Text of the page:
Three Democratic gubernatorial candidates could not be bothered to attend a forum sponsored by Progressive Hunterdon Democrats but three others — Senator Raymond Lesniak, Bill Brennan and Mark Zinna, each appealed for support at the Stangl Factory in Flemington.
During the discussion, Lesniak said Gov. Chris Christie made a deal with ExxonMobil “that gave away a $9.2 billion claim for $225 million” and said he’s taking the oil company and Republican state officials to court to overturn the settlement.
“I’m going to win that case,” Lesniak said.
Zinna expressed concern about what he called “the institutionalized corruption in this state.”
“It is decrepit. It is falling apart,” said Zinna, of the statehouse in Trenton. “It symbolizes what’s been happening in this state, and how our elected representatives and the county bosses have neglected the people of this state … that needs to stop.
“The thing that bothers me most, is the way the non-democratic process of this nomination … this election, this nomination, is effectively being over-run with cash and being bought by the front runner in this race. And it’s wrong,” Zinna said.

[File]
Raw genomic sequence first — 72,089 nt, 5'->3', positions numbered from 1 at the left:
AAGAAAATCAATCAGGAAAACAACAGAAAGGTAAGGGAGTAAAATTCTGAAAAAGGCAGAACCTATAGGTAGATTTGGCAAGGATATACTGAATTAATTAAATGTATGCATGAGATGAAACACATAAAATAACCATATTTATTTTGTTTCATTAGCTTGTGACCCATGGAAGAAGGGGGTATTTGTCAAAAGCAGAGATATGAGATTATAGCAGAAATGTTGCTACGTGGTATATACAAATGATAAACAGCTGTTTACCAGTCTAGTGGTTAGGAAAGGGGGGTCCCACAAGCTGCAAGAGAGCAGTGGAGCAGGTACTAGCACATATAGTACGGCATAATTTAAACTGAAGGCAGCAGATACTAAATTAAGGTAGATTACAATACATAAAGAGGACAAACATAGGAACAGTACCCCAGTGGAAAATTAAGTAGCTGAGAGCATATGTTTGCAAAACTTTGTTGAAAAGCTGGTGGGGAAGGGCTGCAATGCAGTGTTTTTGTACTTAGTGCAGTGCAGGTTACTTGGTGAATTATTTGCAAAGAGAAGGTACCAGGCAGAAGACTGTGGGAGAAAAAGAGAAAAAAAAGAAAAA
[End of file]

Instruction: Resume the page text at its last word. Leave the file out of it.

“The voters are angry … we better start paying attention,” Zinna said.
Brennan discussed a number of criminal complaints he filed against Christie “for his role in the Bridgegate scandal.”
Although Brennan convinced two judges that there was “probable cause” to believe in Christie’s guilt, those complaints were dismissed by prosecutors who were appointed by the governor.
Brennan warned that, “We’re no longer living in a free society when the power of government can be used against a citizen to force them, or coerce them.”
The forum was moderated by Steve Chernoski, a Lambertville resident who is a teacher, writer, and film director.
Surrogates stood in for two of the absent contenders, John Wisniewski and Phil Murphy. Wisniewski was represented by his wife, Debbie, and the head of former Maryland Governor Martin O’Malley’s campaign for president in New Jersey, Mike Beson, spoke on behalf of Murphy.
Former US Treasury undersecretary James Johnson was not among
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